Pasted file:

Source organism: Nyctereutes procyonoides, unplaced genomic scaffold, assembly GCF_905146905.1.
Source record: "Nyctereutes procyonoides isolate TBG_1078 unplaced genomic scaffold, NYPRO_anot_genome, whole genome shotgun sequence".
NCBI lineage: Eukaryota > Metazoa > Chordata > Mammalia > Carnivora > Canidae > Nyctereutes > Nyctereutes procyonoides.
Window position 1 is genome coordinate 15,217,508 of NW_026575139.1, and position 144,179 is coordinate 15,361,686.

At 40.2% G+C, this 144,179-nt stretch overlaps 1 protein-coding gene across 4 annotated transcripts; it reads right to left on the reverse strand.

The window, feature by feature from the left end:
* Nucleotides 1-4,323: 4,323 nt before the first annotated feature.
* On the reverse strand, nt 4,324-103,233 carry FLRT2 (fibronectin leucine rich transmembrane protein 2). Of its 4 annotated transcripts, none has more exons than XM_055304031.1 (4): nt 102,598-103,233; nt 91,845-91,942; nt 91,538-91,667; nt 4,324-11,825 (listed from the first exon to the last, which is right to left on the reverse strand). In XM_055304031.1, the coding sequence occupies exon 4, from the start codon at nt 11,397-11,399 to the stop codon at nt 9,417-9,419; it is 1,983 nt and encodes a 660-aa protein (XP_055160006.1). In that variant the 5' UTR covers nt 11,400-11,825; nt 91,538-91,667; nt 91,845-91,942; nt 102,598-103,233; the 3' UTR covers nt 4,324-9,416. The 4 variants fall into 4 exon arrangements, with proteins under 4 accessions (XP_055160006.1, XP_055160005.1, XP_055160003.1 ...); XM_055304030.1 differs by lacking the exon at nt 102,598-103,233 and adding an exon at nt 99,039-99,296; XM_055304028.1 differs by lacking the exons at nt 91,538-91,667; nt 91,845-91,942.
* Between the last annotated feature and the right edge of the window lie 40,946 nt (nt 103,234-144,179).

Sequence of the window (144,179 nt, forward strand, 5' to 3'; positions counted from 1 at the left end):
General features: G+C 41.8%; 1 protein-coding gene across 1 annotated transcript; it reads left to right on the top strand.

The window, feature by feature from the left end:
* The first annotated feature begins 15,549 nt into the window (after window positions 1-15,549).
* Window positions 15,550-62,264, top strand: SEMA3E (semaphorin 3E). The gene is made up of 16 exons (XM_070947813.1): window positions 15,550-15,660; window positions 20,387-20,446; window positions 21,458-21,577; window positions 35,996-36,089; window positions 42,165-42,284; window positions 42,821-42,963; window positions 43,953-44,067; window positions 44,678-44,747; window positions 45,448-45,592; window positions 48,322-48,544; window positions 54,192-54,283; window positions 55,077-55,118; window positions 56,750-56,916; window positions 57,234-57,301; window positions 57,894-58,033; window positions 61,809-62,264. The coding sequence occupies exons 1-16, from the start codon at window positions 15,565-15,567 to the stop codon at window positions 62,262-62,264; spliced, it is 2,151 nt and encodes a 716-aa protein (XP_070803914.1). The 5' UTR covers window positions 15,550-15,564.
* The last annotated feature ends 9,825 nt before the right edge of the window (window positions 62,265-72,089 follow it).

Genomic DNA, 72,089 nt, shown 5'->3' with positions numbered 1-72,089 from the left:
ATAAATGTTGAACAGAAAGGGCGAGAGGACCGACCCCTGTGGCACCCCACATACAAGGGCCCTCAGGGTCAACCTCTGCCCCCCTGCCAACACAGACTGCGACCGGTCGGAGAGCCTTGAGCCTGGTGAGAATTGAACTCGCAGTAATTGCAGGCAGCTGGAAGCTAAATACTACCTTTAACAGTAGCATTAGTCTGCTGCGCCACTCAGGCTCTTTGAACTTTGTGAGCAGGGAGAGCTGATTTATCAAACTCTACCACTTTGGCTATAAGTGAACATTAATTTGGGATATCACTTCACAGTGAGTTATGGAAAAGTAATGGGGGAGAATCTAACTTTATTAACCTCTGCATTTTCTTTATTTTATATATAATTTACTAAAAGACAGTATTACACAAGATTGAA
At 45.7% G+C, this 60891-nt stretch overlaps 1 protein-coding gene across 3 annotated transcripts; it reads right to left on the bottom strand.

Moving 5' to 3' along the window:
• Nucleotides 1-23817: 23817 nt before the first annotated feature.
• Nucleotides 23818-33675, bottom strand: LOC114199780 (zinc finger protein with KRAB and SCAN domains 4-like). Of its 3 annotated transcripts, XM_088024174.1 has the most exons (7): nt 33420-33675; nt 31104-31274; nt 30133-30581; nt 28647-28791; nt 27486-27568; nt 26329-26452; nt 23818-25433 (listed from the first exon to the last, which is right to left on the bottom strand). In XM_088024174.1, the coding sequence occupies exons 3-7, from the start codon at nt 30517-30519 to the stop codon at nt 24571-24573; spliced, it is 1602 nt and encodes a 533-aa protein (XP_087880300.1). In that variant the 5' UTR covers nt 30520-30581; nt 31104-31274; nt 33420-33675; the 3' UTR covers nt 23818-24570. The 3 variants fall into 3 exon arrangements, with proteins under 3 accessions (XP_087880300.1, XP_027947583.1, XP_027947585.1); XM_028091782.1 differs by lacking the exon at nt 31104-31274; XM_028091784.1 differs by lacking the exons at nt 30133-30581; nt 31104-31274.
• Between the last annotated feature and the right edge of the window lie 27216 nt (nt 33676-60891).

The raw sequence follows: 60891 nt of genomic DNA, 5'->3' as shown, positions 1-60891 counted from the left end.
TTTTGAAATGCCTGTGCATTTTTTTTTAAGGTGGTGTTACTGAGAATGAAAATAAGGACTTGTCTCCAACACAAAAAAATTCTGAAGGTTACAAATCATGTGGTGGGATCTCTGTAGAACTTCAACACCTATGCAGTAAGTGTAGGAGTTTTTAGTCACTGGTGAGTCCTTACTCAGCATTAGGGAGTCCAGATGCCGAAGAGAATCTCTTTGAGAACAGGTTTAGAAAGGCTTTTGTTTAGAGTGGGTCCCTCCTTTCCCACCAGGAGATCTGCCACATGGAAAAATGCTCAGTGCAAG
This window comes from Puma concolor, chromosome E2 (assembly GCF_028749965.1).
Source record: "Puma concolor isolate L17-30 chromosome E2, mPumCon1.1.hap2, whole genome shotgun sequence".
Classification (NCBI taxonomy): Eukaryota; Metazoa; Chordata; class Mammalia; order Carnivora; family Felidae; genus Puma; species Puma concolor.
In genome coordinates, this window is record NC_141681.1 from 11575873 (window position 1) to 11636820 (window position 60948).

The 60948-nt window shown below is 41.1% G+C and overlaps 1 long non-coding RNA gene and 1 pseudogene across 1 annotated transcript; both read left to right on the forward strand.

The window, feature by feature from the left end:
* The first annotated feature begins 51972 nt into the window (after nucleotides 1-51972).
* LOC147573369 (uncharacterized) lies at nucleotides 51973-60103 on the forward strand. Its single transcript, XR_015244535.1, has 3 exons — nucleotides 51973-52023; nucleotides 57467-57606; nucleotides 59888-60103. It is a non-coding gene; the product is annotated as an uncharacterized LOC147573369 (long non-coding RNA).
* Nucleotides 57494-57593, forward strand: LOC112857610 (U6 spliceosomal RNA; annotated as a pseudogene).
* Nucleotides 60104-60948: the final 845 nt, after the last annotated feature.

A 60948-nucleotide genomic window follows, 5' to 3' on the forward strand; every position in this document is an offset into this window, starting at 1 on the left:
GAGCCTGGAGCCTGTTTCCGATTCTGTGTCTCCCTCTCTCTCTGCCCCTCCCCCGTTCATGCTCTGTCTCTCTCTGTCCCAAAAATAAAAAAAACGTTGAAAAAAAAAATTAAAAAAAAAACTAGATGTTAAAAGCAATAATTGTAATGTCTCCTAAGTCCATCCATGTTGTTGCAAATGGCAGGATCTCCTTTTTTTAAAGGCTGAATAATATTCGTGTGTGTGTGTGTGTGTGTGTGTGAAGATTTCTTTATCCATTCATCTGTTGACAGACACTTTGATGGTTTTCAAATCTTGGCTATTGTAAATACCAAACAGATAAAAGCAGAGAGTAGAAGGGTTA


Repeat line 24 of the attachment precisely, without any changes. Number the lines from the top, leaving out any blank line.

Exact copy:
TTTTGAAATGCCTGTGCATTTTTTTTTAAGGTGGTGTTACTGAGAATGAAAATAAGGACTTGTCTCCAACACAAAAAAATTCTGAAGGTTACAAATCATGTGGTGGGATCTCTGTAGAACTTCAACACCTATGCAGTAAGTGTAGGAGTTTTTAGTCACTGGTGAGTCCTTACTCAGCATTAGGGAGTCCAGATGCCGAAGAGAATCTCTTTGAGAACAGGTTTAGAAAGGCTTTTGTTTAGAGTGGGTCCCTCCTTTCCCACCAGGAGATCTGCCACATGGAAAAATGCTCAGTGCAAG